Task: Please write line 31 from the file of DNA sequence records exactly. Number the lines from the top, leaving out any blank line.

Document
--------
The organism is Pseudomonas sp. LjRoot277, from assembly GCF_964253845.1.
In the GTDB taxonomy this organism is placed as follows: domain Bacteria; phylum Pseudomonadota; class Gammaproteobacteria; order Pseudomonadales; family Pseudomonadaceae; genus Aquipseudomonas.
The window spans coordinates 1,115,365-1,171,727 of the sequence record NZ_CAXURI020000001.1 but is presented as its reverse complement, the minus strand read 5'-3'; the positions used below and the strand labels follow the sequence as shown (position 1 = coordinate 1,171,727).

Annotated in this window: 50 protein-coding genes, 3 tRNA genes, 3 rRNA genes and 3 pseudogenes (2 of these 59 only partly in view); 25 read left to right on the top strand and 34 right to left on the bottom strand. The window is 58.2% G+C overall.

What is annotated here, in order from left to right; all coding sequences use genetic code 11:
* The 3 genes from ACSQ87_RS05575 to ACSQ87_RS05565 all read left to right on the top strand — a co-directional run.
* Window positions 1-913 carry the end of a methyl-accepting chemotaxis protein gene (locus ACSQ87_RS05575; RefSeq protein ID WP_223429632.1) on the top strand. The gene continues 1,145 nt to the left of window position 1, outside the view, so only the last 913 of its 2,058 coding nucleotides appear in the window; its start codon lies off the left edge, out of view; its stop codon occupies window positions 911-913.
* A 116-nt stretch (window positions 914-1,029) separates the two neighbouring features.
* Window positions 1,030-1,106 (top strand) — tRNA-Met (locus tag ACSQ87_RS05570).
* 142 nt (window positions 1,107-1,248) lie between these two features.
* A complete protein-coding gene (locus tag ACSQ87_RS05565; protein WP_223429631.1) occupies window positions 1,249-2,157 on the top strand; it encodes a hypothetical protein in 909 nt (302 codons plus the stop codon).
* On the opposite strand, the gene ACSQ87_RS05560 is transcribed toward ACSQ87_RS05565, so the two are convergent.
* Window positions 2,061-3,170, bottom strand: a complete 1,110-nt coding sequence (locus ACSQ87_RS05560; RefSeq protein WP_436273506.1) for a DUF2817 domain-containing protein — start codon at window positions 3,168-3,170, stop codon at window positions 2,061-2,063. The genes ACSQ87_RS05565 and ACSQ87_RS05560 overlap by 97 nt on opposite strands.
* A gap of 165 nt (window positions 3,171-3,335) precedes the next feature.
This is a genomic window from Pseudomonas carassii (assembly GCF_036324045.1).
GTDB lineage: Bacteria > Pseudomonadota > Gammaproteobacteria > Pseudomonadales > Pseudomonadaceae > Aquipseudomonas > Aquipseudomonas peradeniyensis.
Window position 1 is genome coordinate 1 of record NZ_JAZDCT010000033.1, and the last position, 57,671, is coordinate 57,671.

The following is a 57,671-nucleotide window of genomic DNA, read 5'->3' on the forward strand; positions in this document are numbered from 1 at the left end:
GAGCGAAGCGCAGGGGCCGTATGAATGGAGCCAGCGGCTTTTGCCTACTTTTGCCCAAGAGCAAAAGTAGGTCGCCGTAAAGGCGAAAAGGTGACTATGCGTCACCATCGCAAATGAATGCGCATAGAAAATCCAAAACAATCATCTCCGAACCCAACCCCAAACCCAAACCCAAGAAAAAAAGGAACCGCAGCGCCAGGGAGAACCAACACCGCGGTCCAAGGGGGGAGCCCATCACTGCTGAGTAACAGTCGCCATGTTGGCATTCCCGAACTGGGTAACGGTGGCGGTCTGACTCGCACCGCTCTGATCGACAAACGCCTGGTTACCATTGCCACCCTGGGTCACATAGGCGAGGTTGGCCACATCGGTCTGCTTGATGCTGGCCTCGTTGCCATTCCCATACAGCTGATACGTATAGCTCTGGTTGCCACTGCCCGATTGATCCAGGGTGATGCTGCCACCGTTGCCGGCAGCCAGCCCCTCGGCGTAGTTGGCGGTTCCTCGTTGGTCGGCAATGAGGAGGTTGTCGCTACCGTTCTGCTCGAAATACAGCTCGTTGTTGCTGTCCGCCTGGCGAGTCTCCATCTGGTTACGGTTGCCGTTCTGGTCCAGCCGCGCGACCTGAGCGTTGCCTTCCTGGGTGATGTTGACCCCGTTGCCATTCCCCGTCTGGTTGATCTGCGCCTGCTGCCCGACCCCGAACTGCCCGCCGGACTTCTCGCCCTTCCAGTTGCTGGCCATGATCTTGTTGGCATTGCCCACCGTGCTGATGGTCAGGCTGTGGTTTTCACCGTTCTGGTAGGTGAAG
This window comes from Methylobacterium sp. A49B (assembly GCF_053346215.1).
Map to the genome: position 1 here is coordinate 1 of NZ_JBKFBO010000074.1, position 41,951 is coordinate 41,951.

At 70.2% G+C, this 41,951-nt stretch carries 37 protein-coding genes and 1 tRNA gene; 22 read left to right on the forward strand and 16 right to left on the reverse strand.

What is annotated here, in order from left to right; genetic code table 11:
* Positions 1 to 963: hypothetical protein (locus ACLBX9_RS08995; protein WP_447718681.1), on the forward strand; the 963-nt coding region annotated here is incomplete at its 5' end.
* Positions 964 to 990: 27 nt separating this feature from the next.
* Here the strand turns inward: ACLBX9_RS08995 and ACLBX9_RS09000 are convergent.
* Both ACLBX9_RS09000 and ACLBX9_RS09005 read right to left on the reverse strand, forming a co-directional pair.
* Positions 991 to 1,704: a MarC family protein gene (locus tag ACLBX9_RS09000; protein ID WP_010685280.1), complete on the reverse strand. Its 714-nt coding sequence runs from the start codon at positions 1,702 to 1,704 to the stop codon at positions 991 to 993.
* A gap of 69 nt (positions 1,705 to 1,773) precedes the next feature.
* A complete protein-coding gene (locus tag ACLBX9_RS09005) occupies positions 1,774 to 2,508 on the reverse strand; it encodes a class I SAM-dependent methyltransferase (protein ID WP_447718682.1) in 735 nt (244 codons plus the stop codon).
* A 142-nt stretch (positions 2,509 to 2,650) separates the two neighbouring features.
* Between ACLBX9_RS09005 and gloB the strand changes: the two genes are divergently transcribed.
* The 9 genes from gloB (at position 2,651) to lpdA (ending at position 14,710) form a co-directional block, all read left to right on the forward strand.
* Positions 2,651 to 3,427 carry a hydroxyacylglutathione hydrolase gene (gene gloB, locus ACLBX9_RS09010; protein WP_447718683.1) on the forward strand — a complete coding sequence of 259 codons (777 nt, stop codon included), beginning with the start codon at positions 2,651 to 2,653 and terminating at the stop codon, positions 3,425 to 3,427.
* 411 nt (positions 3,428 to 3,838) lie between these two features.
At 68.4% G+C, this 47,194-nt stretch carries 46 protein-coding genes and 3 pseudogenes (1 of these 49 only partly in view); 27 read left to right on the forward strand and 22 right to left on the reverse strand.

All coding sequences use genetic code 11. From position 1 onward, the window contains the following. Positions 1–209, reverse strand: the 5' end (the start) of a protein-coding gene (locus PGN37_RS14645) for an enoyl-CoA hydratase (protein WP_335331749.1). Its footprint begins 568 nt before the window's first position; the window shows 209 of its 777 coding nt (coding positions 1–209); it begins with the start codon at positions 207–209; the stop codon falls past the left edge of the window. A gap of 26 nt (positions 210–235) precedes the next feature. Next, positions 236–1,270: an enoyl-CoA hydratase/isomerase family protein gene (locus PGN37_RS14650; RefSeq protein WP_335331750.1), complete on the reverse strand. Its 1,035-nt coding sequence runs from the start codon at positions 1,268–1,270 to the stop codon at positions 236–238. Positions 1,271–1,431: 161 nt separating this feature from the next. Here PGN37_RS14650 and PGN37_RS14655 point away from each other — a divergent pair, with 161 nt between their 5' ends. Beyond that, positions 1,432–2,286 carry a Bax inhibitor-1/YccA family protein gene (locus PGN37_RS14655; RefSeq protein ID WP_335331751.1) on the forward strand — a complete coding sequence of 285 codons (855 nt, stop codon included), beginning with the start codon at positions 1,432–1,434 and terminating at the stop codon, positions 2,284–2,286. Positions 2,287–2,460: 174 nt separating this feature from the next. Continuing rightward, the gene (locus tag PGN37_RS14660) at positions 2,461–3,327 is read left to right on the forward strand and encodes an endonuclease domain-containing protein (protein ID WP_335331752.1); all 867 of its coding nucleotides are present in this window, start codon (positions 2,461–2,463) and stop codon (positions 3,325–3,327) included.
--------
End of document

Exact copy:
* A 142-nt stretch (positions 2,509 to 2,650) separates the two neighbouring features.